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Lagos, Nigeria — On March 15, Maryjane Okafor, a final-year student at Bethlehem Girls College — a secondary boarding school operated by the sisters of the Sacred Heart of Jesus, had just finished reading the responsorial psalm on behalf of the students at the refectory. She went back to her seat as the visiting priest took over the podium to read the Gospel.
As soon as he began the homily, Okafor noticed white smoke coming from the entrance of the refectory, accompanied by the smell of gas. The smoke soon became heavy. "Everywhere became cloudy and we could not see clearly," recalled Okafor. Then the lights went out.
Meanwhile, the school principal, Sr. Henrietta Alokha, sensed something was wrong and rushed outside to see where the fumes were coming from. She returned to the refectory, told the priest to stop the Mass and instructed all the students to exit quickly.
Alokha's quick action then and afterward led to the rescue of many of her students, but when the gas leak explosion and fires were done, 17 people would be dead, including Alokha, and 50 buildings and homes destroyed in the drowsy community of Abule Ado.
"The nun sounded very distraught," said Okafor, breaking down in tears during an interview with Global Sisters Report. "As we moved out of the refectory and headed to the convent, that was when an explosion occurred."
Some students were still inside the refectory. Alokha went back and evacuated them. She kept searching to see if there were more trapped inside but she never made it out, as the building collapsed on her, killing her.
The explosion was triggered by a gas leak after a truck hit some gas cylinders stacked in a gas processing plant located in front of the college, according to the Nigerian National Petroleum Corporation, which refines, transports and markets the country's oil.
The corporation's above-ground oil pipeline right-of-way is located near the gas processing plant.
The incident killed at least 17 people, including Alokha and seven staff of the college, and injured 25 others, according to the Lagos State Emergency Management Agency, which mitigates and coordinates disaster response in Lagos State. The school also lost all the students' and college documents, including students' examination certificates.
Sacred Heart of Jesus Sr. Chinenyenwa Ihekoronze, vice principal of the school, also helped evacuate students, said Alokha died in the school building collapse. "It was really a devastating experience," said Ihekoronze.
Emeka Ogbu, the chief security officer of the girls school, told GSR that bodies of other staff of the college and convent were found a few days after the explosion.
"I am a retired soldier, I never experienced that kind of explosion all through my years in service," he said.
A large heart and selfless love
None of the students of the college died in the explosion, thanks to Alokha, who ensured they were evacuated.
"I miss her a lot," said Okafor. "Most times when I see her pictures, I cry." She described Alokha as a "nice person and mentor whose full imprint can never be covered."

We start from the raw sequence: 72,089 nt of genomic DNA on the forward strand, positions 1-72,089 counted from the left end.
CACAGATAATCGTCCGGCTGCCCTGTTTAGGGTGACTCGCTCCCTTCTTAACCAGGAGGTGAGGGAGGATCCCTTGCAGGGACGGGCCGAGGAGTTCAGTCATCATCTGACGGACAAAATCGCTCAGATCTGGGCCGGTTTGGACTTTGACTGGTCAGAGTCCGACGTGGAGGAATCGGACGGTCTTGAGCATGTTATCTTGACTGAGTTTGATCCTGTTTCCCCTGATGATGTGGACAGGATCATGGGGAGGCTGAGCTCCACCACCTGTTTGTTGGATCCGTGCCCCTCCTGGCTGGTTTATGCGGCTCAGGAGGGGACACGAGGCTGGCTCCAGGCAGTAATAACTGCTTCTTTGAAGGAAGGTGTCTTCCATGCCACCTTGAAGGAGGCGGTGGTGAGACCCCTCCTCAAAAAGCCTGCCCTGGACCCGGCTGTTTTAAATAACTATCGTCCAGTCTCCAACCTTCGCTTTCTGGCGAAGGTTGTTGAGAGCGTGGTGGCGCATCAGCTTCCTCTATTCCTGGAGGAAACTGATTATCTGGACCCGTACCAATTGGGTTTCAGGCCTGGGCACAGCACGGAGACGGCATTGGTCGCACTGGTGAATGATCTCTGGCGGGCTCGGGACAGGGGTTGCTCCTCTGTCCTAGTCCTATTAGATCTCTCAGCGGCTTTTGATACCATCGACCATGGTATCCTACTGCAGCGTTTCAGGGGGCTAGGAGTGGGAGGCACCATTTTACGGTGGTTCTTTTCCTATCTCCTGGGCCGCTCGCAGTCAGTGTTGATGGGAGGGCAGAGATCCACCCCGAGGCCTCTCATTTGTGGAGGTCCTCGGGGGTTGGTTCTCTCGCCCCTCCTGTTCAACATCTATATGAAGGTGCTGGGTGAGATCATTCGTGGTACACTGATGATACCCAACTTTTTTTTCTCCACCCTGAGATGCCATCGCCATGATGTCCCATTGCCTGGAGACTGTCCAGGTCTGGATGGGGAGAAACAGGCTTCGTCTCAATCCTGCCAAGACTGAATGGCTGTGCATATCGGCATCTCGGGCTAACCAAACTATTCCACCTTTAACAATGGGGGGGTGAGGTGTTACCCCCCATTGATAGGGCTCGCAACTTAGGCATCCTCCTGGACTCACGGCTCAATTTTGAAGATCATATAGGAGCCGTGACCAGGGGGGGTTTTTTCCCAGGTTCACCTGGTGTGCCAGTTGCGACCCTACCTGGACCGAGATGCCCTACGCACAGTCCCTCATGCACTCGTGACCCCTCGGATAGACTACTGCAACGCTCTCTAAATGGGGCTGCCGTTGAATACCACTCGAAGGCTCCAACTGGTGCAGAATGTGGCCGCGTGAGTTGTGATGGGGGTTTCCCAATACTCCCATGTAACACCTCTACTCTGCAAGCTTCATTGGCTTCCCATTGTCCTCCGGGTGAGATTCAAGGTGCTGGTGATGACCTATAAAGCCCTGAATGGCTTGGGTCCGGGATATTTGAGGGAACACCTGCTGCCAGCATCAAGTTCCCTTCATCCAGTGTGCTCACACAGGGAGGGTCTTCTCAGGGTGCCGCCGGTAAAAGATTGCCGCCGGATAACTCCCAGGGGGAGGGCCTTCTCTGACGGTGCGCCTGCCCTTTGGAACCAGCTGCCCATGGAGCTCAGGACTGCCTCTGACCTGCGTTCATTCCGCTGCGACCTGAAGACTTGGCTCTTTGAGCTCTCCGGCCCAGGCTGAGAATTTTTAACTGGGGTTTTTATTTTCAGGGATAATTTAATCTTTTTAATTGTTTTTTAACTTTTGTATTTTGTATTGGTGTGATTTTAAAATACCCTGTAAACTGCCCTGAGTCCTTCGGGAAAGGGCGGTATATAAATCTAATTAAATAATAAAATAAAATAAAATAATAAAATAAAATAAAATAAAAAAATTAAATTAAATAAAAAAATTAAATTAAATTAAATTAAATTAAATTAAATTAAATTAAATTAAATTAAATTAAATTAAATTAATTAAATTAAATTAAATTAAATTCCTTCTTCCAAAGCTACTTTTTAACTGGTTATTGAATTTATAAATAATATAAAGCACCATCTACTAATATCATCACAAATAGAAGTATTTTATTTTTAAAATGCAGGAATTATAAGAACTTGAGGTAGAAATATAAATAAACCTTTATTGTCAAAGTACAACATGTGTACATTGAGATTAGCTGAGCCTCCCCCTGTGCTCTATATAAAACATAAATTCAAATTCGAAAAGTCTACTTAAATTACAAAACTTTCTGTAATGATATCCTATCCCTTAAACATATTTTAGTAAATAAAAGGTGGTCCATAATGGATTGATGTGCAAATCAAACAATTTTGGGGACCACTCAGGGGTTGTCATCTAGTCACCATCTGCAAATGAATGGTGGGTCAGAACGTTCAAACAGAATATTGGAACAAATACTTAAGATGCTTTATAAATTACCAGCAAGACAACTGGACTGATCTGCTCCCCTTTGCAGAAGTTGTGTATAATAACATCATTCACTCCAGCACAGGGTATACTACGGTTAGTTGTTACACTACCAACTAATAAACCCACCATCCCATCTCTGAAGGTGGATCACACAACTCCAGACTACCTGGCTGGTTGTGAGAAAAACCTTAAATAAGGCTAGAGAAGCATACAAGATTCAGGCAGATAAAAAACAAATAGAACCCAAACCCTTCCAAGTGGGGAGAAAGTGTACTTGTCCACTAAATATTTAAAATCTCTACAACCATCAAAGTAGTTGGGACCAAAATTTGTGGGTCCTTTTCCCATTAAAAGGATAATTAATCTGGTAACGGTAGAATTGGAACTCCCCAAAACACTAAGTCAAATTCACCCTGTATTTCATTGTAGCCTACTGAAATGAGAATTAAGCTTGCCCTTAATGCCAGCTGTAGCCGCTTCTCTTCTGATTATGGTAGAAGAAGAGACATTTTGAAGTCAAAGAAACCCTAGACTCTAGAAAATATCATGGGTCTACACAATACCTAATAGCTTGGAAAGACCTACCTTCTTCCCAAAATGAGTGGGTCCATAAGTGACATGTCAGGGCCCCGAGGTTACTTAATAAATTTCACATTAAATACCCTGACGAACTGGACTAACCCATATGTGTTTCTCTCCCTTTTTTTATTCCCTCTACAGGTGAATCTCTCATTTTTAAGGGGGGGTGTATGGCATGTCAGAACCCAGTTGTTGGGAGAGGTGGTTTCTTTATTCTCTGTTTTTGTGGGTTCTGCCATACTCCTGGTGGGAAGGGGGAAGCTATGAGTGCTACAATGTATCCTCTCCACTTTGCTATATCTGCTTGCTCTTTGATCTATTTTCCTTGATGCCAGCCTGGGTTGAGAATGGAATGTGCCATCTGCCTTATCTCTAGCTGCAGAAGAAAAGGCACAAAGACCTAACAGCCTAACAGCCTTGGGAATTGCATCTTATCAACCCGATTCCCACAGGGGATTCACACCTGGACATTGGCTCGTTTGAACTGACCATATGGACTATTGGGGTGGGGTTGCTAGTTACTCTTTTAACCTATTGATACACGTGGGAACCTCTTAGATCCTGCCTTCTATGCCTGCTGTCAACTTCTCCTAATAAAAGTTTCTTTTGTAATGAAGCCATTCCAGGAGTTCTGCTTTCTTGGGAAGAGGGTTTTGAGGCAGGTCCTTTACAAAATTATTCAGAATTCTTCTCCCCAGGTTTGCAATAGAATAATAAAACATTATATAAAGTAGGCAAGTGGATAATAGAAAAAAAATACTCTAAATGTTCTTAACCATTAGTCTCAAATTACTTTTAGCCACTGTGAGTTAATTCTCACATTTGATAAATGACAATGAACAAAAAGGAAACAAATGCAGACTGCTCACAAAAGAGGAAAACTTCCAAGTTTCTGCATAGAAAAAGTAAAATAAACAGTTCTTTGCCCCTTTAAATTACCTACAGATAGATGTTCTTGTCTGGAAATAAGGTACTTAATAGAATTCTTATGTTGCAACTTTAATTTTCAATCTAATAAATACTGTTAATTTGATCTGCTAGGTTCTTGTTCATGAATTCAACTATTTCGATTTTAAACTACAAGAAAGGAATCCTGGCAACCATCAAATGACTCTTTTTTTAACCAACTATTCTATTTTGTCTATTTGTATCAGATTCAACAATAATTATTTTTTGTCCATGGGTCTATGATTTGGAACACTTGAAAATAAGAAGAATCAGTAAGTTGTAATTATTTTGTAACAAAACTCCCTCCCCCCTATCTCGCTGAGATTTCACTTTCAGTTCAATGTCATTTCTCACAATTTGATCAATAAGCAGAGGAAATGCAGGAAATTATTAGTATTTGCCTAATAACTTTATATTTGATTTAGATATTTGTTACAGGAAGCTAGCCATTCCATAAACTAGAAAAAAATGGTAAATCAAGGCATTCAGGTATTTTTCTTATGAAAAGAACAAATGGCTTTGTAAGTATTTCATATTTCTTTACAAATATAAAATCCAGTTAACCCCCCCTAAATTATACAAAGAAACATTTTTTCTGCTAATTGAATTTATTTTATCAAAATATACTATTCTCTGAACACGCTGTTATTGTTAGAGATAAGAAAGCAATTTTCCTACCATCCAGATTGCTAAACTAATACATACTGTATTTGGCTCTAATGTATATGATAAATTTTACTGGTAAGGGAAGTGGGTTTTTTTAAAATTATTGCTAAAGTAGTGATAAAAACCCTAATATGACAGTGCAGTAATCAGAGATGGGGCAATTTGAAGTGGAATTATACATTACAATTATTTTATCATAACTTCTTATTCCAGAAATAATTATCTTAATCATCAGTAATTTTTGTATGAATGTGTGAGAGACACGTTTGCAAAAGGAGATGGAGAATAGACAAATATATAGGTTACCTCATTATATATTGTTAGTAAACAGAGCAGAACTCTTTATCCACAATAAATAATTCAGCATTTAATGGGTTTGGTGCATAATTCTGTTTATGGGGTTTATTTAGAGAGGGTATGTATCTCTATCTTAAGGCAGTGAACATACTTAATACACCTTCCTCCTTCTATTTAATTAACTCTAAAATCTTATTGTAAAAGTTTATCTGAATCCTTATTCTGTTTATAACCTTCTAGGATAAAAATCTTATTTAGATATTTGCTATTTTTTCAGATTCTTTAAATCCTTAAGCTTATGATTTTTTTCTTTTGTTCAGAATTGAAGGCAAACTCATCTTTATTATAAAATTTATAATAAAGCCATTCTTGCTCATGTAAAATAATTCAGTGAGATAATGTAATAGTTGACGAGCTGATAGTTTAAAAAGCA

Born in Edo state in southern Nigeria on May 11, 1967, Alokha, whose middle name is Ebosiogwe (meaning "the will of God"), was received into the novitiate in April 1985 and made her profession of temporary vows at the Sacred Heart Novitiate Chapel, Atani-Uromi, Edo State.
Ogbu said Alokha was a woman who cared and that was why she went back to the building to check if there were still children trapped there. "If it were to be someone that did not care, she would have tried to rescue herself," he said.
Sr. Monica Rowland, the superior general of the Sisters of the Sacred Heart of Jesus, said Alokha gave her sacrificial love to save the children, which she said is the charism of the sisters of the congregation.
She described Alokha as a "woman with a very large heart who loved children so much, especially in the area of education. She did it with passion. She was never tired. I saw it as her calling. She was a good shepherd, caring, and loving mother."
Air Force honors Alokha
When Nigerians heard of the sacrifice the sister made to save the students of the college from dying, they went to social media requesting that the government immortalize her.
The Nigeria Air Force on June 11 heeded the public's call to honor the late sister, noting that it was a way to remember her and also encourage soldiers to be courageous.
Lawal Alao, who is the air officer in charge of logistics command, unveiled a plaque in Alokha's honor and named the newly constructed 500-capacity assembly hall at the Air Force Secondary School after her.
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"I am hopeful that naming the assembly hall after reverend Sr. Henrietta Alokha will not only be symbolic but will continually keep her memory fresh in our hearts. I am convinced that the stories of her heroic act that day will continue to remind our younger ones of the values of selfless service to humanity," Alao said, adding that her sacrifice should also motivate Air Force personnel in the line of duty.
Rowland said during the interview, "Alokha will be a role model for the students of that school and sisters will be encouraged to be courageous in doing noble things that will be of service to humanity and to the glory of God."
The students supported the honors bestowed on their principal.
"When I heard she was immortalized, I felt she deserved it," said Okafor. "The important thing is that she rests in peace."
[Kelechukwu Iruoma is a freelance journalist based in Nigeria.]
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